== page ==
A Befuddled Outsider’s View of Ad-Tech Mumbo-Jumbo

For the past seven months, I have worked as a copy editor for Digiday. I sheepishly admit that I know next to nothing about the ad tech industry. I’m an English professor. I’m more comfortable talking about 17th-century poetry than about DMPs, CPMs and ROI. My outsider perspective and my interest in language put me, I think, in a unique place to observe how people in the ad tech industry communicate.

I confess: When I read ad tech stories, I frequently feel dizzy.

Very often people in the industry find themselves so steeped in the material they’re working with that they can’t step far enough back to see if what they are saying is lucid. Trust me, it frequently is not. This matters because it is clear to me that people in these industries need to communicate what they do to people in other industries and walks of life.

Just last week in Digiday, Vivek Shah responded to the question “What’s the biggest thing that will change for publishers on the ad front?” He said, “We will finally see the widespread deployment of high-impact ad units on de-cluttered Web pages and the introduction of new engagement metrics, which will drive brand advertising dollars to premium sites.” Shah’s response is unclear; I draw attention to it not to criticize him but to highlight a common tendency in how many ad tech folks express themselves.

A first step in thinking about communication, written or oral, is to compare what the writer wants to say to what he or she actually does say. In Shah’s sentence, it’s unclear who will execute this “deployment,” which makes this sentence less precise than it should be. Next, is “high-impact” the best way to describe the ad units? “Impact,” of course, connotes a collision, which surely isn’t really what Shah wants to suggest. The ad units, I suspect, will be simply “effective.” He might want to simply say that. And what to make of “de-cluttered”?

Surely, many of you read Shah’s sentence and understood it without thinking twice about it. That’s to be expected, since you and he speak the same specialized language. The danger of relying too heavily on a specialized language or jargon is that it can lead to the kind of imprecise thinking that creates considerable distance between what the writer intends to say and what he or she actually says.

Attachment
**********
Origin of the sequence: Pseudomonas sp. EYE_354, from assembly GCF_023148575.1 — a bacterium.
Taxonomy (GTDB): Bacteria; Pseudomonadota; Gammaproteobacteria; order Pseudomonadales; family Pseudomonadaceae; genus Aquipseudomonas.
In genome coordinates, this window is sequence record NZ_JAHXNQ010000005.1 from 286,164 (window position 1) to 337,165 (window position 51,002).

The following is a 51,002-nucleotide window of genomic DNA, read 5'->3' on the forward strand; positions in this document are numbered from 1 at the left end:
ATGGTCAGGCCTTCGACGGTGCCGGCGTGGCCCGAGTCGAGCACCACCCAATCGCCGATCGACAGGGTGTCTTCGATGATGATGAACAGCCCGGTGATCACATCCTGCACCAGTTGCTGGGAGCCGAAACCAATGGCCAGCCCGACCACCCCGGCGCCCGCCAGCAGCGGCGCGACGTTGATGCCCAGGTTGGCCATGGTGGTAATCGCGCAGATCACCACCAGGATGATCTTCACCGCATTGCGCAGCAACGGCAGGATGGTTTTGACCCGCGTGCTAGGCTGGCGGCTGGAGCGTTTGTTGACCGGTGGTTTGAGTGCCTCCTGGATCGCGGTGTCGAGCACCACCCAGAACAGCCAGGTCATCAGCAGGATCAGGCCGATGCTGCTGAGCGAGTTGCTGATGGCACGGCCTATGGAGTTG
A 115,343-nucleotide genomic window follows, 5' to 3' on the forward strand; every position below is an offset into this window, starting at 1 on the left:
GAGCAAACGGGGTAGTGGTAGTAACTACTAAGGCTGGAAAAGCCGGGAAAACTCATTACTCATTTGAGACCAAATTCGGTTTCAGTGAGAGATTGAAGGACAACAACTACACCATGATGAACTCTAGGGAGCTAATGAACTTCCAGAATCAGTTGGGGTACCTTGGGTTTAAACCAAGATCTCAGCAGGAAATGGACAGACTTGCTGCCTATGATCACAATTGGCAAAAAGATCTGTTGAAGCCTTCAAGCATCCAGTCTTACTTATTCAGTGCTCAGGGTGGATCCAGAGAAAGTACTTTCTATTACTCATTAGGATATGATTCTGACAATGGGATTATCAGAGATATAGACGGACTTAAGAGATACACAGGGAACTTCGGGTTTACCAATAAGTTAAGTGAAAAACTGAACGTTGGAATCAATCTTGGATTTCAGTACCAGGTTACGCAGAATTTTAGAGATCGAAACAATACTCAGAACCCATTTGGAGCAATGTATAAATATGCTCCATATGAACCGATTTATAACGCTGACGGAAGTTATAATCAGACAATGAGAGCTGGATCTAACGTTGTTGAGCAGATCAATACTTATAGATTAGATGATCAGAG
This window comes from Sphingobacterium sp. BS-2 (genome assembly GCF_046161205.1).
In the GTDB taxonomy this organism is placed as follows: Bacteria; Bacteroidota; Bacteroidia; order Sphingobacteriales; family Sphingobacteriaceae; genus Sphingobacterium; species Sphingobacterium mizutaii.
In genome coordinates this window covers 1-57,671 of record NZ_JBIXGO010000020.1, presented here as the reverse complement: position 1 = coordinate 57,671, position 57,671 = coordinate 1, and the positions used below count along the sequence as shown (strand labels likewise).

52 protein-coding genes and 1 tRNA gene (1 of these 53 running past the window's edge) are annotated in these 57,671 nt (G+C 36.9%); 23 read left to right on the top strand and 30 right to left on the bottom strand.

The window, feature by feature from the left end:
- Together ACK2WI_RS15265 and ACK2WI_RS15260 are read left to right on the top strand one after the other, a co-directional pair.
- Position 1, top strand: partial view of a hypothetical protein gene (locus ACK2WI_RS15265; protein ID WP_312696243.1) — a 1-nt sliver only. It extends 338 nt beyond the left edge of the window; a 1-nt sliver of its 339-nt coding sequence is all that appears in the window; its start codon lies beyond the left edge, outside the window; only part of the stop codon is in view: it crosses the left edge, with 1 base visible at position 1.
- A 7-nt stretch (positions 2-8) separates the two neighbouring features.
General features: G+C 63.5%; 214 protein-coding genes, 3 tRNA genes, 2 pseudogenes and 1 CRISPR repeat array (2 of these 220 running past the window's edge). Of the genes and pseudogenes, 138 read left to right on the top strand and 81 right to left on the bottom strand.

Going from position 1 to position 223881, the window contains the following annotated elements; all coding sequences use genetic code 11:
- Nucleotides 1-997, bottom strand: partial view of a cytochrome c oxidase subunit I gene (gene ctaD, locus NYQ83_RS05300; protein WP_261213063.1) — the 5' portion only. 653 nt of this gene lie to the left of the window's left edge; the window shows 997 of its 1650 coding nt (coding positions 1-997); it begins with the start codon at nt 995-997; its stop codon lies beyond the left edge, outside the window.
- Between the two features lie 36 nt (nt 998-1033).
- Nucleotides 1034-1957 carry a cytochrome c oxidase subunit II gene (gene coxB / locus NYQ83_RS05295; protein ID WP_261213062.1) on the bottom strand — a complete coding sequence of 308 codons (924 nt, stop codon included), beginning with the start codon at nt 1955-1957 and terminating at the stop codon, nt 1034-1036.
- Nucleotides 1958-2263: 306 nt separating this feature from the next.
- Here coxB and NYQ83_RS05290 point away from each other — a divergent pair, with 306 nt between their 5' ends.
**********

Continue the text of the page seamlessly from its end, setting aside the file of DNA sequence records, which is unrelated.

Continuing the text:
In 1946, in the wake of World War II, George Orwell was particularly sensitive to political leaders’ use of language that sounded nice but left some uncertainty about its meaning. In his famous essay “Politics and the English Language,” he maintains that an inattention to language use could have dangerous real-life political consequences. For Orwell, the matter of what you say and how you say it is of paramount importance.

Yet jargon is often handy. It’s a shortcut, and every profession uses it. In fact, next week I’ll have the opportunity to attend a panel on “Queering the Indigene: Rearticulating Intersections in Postcolonial, Indigenous, and Queer Studies” at the annual Modern Language Association conference. There’s clearly no shortage of jargon in academe, but that doesn’t make it any more acceptable.

Although it is unlikely the ad tech industry’s reliance on jargon will lead to a rise of Nazism, we could still benefit from recalling Orwell’s six suggestions for good, clear writing:

(i) Never use a metaphor, simile, or other figure of speech which you are used to seeing in print.
(ii) Never use a long word where a short one will do.
(iii) If it is possible to cut a word out, always cut it out.
(iv) Never use the passive where you can use the active.
(v) Never use a foreign phrase, a scientific word, or a jargon word if you can think of an everyday English equivalent.
(vi) Break any of these rules sooner than say anything outright barbarous.

The point is that we should always ask ourselves if we are being as clear as possible in our writing and speaking. One of my professors in graduate school once told me that the only way to know a literary work is to teach it. From my years in the classroom, I know he’s right about literature, but I think he’s also right about ideas in general, even ad tech ideas. What that means in practice is that you’d benefit from explaining your ideas without resorting to jargon to people who don’t know anything about ad tech. If you can do that well, you have a good grasp on your ideas. If you have trouble, spend more time working out what exactly your idea is.

So at your next holiday gathering, take seriously your response to your Aunt Ida when she asks, “Do you still work with computers?”

Tom Butler is the copy editor at Digiday and a professor of English literature at Eastern Kentucky University. He does not use Twitter.